There is a broad array of federal and Florida employment discrimination and retaliation laws which make it unlawful for employers to terminate employees for a discriminatory or retaliatory reason. These statutes provide employees with a cause of action against employers who terminate them for a discriminatory or retaliatory reason. The federal and Florida employment discrimination and retaliation statutes include:
* Title VII of the Civil Rights Act of 1964 (Title VII), which is federal law, protects employees from discrimination on the basis of race, color, national origin, sex, and religion. Under Title VII, terminating an employee because of his or her race, color, national origin, sex, or religion is an illegal reason.
* The Pregnancy Discrimination Act (PDA), which is federal law, protects employees from discrimination on the basis of pregnancy. Under the PDA, terminating an employee because she is pregnant is an illegal reason.
* The Americans With Disabilities Act (ADA), which is federal law, protects employees from discrimination on the basis of disability. Under the ADA, terminating an employee because he or she has a disability is an illegal reason.
* The Age Discrimination In Employment Act (ADEA), which is federal law, protects employees from discrimination on the basis of age. Under the ADEA, terminating an employee because of his or her age is an illegal reason.
* The Florida Civil Rights Act (FCRA), which is Florida law, protects employees from discrimination on the basis of race, color, national origin, sex, pregnancy, religion, disability, age, and marital status. Under the FCRA, terminating an employee because of his or her race, color, national origin, sex, pregnancy, religion, disability, age, or marital status is an illegal reason.
* The Title VII, the PDA, the ADA, the ADEA, and the FCRA all contain ant- retaliation provisions which protect employees against retaliation for opposing an employer’s discriminatory employment practices. Under these statutes, terminating an employee in retaliation for opposing discrimination in the workplace is an illegal reason.
* Federal and Florida law protect employees who engage in whistleblower activity by reporting, objecting to, or refusing to participate in an unlawful act by employers. Under federal and Florida whistleblower laws, terminating an employee in retaliation for engaging in whistleblower activity is an illegal reason.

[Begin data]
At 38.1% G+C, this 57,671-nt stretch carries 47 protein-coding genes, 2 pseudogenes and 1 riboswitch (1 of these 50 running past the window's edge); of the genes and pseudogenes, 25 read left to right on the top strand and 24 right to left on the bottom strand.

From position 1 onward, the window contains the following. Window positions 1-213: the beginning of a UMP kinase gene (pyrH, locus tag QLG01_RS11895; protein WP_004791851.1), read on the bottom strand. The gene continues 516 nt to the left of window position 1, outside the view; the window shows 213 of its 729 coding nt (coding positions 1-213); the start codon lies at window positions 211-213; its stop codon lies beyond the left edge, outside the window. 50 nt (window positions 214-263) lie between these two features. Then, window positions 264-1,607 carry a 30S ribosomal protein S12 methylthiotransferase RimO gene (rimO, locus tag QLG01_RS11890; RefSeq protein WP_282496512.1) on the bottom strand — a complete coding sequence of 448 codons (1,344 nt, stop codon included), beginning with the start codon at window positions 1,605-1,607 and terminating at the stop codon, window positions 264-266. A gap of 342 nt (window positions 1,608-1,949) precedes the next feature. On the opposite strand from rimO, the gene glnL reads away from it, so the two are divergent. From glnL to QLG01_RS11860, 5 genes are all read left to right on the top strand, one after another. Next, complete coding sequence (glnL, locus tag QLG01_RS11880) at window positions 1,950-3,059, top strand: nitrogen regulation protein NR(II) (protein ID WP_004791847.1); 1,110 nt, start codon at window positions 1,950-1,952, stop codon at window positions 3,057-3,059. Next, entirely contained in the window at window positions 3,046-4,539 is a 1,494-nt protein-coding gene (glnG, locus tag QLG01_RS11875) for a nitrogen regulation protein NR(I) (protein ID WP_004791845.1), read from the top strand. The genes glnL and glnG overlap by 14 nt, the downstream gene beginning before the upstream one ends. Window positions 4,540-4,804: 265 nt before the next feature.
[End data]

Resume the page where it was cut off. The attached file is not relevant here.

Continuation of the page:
* Florida law protects employees from retaliation for making or attempting to make a claim for workers’ compensation benefits. Terminating an employee in retaliation for making or attempting to make a workers’ compensation claim is an illegal reason.
* The Family Medical Leave Act (FMLA), which is federal law, entitles eligible employees up to 12 weeks of leave during any 12-month period because of the birth of a child or because of their own serious health condition. Under the FMLA, terminating an employee in retaliation for taking a leave of absence from work is an illegal reason.
* The Fair Labor Standards Act (FLSA), which is federal law, requires that employers pay their covered nonexempt employees overtime compensation for all hours worked over 40 in a workweek. Under the FLSA, terminating an employee in retaliation for complaining about not being paid overtime compensation is an illegal reason.
Employment Law Blog
We offer more information about wrongful termination in our employment law blog.
Contact Us Today For A Free Initial Consultation
If you believe that you have been fired unlawfully, please contact us for a free initial consultation with our Central Florida wrongful termination attorneys. We have substantial experience litigating wrongful termination cases in state and federal court. You will receive personalized and individual attention from our employment law attorneys. Our employee rights law firm takes wrongful termination cases on a contingency fee basis and if we fail to recover on your behalf, we do not get paid. Based in Ocala, Florida and representing employees throughout Central Florida, we are ready to take your wrongful termination case and fight for your employee rights.